Corporate tax for firms with a sales turnover up to INR 2.5 billion (£ 28 million) will now pay a lower corporate tax rate of 25%.  This will benefit the medium and small businesses which account for 99% of tax paying companies. Read more here.

Customs duty on over 50 items raised

In a bid to push the Make in India programme, the budget this year announced and increase between 5%-40% on over 50 items, including cell phones, footwear, fruit and vegetable juices, car parts, toys and several such items.

Cess on tax increased to 4%

The government proposes to replace existing 3% education cess on personal income tax and corporation tax with a 4% 'Health and Education Cess' to take care the education and health needs of poor and rural families.

Long term capital gains (LTCG) tax makes a comeback after 14 years

LTCG tax on equity investments will be applicable to all investors who earn profits in excess of INR 100,000. Market players see this as a negative as this has been levied without scrapping the securities transaction tax which had been introduced in lieu of LTCG. Read more here.

OPPORTUNITIES

The Budget has opened up some clear business opportunities for some sectors like defence and aviation. After relaxing FDI caps in both these sectors in previous years, announcements in the budget this year present clear opportunities to businesses.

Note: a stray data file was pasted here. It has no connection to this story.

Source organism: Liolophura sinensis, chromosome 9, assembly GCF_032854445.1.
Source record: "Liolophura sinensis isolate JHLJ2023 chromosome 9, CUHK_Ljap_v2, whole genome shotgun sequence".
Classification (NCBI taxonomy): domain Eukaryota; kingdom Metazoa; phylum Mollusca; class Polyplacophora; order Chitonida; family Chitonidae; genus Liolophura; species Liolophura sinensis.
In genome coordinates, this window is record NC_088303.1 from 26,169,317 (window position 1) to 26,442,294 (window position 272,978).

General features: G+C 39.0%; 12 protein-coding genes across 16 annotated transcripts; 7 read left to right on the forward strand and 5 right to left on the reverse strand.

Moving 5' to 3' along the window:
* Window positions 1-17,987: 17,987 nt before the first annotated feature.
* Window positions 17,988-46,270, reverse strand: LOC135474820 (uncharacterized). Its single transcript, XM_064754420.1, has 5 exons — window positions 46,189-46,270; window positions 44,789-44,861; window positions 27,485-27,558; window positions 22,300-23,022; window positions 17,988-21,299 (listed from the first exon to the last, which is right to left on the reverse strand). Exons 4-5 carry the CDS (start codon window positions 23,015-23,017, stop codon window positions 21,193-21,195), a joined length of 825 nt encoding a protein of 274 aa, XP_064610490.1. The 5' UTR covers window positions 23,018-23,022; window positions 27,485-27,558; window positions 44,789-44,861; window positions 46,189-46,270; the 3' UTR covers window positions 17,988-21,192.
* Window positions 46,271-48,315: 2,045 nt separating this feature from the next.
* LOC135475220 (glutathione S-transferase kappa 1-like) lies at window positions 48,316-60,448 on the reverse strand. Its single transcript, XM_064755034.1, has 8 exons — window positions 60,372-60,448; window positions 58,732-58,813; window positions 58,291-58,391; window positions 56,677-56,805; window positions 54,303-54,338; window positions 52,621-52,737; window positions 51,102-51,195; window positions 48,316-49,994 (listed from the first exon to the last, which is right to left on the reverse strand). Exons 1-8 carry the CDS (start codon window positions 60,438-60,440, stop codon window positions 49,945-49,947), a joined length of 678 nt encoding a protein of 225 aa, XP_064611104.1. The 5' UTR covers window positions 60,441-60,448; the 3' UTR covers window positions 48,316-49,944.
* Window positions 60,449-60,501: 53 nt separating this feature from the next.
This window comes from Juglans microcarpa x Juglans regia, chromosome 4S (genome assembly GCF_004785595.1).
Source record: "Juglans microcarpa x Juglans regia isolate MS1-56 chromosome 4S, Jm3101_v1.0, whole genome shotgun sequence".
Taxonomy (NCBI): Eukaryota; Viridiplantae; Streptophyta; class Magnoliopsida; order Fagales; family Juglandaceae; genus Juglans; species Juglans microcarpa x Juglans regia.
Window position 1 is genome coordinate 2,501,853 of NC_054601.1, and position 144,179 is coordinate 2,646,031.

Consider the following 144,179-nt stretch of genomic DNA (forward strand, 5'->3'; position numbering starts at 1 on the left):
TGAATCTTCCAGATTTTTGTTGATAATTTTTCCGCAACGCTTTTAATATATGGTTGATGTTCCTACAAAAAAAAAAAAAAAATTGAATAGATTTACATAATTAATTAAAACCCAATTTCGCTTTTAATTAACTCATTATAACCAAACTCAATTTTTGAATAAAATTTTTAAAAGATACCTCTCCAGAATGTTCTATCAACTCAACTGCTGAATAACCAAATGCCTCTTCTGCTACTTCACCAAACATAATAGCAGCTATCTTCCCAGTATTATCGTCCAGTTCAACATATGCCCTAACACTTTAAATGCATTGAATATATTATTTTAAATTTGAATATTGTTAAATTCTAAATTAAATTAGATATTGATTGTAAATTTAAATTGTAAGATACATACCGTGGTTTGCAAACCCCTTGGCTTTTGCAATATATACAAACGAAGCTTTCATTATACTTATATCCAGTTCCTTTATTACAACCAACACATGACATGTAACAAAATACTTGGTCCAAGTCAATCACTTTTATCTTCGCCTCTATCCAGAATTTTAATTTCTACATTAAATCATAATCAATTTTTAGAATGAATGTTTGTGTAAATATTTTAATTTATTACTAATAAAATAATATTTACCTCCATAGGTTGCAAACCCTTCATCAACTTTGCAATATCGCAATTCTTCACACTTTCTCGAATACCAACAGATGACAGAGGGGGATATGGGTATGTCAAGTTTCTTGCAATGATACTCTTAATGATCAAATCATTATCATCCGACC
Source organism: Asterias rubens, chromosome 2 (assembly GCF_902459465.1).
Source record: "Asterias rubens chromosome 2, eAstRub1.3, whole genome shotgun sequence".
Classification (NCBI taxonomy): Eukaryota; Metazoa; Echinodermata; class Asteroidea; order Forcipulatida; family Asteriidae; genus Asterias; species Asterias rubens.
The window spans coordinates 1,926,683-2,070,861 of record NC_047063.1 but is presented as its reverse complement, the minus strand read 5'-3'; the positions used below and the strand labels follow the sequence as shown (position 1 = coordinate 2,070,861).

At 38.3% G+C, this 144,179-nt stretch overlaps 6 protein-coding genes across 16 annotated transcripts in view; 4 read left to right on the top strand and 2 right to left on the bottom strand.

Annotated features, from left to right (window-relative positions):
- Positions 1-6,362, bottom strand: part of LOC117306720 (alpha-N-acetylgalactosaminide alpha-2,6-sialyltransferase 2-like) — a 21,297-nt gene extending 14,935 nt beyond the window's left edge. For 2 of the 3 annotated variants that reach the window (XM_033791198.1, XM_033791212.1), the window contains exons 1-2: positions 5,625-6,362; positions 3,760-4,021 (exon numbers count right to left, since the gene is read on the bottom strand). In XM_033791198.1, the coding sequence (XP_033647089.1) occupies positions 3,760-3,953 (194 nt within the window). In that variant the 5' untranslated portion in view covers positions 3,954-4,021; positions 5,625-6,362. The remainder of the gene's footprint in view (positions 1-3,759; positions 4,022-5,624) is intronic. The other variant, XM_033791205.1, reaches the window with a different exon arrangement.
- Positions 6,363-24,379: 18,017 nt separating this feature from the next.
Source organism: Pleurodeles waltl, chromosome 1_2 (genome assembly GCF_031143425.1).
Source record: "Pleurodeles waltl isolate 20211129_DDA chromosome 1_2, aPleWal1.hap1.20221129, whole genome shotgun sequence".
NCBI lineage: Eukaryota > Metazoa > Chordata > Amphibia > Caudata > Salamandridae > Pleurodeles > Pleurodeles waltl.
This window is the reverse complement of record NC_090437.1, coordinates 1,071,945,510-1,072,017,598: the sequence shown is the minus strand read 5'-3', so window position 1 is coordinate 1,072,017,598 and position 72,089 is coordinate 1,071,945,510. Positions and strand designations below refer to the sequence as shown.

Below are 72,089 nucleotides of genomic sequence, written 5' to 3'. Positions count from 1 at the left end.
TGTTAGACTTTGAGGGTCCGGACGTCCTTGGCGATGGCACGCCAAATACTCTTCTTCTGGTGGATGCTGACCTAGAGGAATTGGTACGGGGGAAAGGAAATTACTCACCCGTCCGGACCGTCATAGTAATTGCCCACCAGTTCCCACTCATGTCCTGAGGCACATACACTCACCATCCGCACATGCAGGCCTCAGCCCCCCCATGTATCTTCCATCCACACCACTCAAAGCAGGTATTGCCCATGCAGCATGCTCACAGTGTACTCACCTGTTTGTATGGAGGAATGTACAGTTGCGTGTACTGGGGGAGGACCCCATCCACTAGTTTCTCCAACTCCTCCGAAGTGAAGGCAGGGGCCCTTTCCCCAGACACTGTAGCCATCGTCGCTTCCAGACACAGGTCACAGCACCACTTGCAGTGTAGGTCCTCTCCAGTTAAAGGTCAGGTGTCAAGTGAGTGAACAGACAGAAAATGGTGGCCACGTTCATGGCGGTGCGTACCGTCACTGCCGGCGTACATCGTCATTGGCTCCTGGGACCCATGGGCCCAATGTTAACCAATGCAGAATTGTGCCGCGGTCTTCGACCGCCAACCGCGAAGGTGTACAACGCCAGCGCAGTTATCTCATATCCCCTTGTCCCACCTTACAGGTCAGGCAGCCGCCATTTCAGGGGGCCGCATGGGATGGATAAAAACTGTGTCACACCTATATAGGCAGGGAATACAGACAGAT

Two new defence industrial corridors announced

The Indian government will develop two defence industrial production corridors and bring out an industry-friendly military production policy to promote the defence industry. The first defence corridor will connect Bengaluru with Chennai. Read more here.

Five-fold increase in aviation capacity planned

India may become the world’s largest aviation market in the future with the government’s target to expand airport capacity 5 times to handle 1 billion trips a year. There are currently 124 airports run by the government and 6 additional privately-run airports. The expansion will further get a push by the government’s regional connectivity scheme called UDAN (which seeks to air connect India’s small towns at affordable rates. As many as 56 unserved airports and 31 unserved helipads will be connected under the UDAN scheme. Read more here.

New business opportunities in the water sector

Atal Mission for Rejuvenation and Urban Transformation (AMRUT), a scheme that also focuses on providing water supply to all households in 500 cities, was announced in the budget this year. State level plans of INR 77,640 crore (INR 8.7 billion) for 500 cities have been approved.

Tourism industry gets a fillip

The Budget proposed to develop 10 prominent tourist sites into "iconic tourism destinations"

This, coupled with upgradation of 100 ‘Adarsh’ monuments of the Archaeological Survey of India (ASI), and creation of frameworks to encourage investment in sea plane activities will attract more investments in the sector. Read more.

Block chain tech in, bitcoin out

The Indian government does not consider cryptocurrency legal tender, but is in favour of adopting blockchain technology for ushering in the digital revolution, said the Finance Minister in his budget speech. Read more.

ON THE RADAR

A ready reckoner to decode the Indian Budget 2018-19